The soil in our locality is/was Black Cotton Soil - mostly from weathered humus over the years. Our locality was also mostly large (by Indian standards) plots mostly with load-bearing walls - so there plenty of houses had enormous trees/gardens/what-not.
Over the last decade or two - the old load-bearing houses with clay-tile roofs have been replaced by multi-storey concrete column/beam apartments.
The result is drier soil ( we hit 46C regularly in summer for upto 3 weeks this part of the world ) in those parts of the locality that have not been concreted/asphalted over by construction/roads during the dry part of the year. The converse is true during the wet part of the year - extreme waterlogging is observed. Larger trees survive - smaller plants do not... or barely so.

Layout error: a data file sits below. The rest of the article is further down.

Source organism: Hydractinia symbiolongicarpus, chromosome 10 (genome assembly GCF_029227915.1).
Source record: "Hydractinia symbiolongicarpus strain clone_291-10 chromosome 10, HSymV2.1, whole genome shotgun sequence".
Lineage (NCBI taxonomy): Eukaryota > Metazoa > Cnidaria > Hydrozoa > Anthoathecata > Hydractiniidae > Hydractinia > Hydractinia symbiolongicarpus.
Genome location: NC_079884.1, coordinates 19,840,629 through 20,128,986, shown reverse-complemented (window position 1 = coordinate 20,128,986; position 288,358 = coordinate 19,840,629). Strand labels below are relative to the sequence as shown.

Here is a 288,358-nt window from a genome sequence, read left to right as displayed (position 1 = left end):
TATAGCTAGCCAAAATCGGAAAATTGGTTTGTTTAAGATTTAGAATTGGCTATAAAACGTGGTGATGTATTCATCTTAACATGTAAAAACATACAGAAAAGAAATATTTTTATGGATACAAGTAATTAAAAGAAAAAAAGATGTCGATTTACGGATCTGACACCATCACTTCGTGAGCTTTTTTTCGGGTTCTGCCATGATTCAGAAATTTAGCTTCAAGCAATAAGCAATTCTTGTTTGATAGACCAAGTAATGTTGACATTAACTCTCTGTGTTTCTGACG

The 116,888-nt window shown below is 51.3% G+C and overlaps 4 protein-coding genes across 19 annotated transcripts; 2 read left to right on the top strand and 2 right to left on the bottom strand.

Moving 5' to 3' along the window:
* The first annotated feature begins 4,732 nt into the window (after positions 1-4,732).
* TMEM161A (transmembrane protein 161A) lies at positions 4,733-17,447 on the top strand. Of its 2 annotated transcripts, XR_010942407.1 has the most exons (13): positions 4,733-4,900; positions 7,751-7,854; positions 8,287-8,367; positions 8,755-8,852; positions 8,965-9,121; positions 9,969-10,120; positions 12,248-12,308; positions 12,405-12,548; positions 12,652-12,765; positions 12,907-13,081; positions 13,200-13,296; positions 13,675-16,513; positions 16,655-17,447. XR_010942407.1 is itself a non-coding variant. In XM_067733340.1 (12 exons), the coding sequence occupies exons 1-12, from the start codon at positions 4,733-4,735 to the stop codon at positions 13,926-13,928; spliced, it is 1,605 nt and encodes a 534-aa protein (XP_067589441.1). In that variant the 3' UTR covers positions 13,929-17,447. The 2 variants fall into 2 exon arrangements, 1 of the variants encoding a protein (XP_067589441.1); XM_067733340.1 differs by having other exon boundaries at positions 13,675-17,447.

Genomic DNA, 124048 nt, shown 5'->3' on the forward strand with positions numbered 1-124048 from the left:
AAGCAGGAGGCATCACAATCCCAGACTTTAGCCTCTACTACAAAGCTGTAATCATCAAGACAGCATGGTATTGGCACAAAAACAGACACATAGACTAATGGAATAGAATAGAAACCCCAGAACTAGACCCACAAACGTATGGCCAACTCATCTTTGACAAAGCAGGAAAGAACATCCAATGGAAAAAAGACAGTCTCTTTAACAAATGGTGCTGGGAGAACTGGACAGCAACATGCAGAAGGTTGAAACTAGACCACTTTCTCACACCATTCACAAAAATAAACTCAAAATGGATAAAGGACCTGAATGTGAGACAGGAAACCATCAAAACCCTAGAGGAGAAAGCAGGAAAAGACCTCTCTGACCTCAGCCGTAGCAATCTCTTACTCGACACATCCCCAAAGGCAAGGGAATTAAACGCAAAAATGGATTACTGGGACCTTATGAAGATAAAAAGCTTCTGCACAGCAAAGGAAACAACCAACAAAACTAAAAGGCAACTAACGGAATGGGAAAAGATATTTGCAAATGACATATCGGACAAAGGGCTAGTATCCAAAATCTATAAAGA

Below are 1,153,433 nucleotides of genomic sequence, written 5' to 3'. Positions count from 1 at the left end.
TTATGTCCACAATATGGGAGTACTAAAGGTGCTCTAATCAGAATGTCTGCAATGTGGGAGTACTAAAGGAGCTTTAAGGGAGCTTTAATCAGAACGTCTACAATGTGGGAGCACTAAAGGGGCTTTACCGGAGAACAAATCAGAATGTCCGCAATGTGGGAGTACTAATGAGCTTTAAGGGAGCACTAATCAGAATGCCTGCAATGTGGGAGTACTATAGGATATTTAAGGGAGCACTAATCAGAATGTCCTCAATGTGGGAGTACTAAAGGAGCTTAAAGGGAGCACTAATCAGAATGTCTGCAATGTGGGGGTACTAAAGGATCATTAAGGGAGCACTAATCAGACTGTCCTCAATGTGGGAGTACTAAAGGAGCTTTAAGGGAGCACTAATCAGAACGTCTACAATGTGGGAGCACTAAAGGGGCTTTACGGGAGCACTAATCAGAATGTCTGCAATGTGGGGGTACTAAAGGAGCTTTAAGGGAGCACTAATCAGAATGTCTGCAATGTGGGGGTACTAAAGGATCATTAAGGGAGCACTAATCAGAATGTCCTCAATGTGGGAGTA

I suspect this may be due to a double-whammy - greater sewage, and greater run-off after rain due to the soil excavated to accommodate concrete, smaller number of trees/roots to absorb moisture & retard soil runoff.
What are the expected changes in the water-table of a locality post "evolution" to a concrete column/beam structure?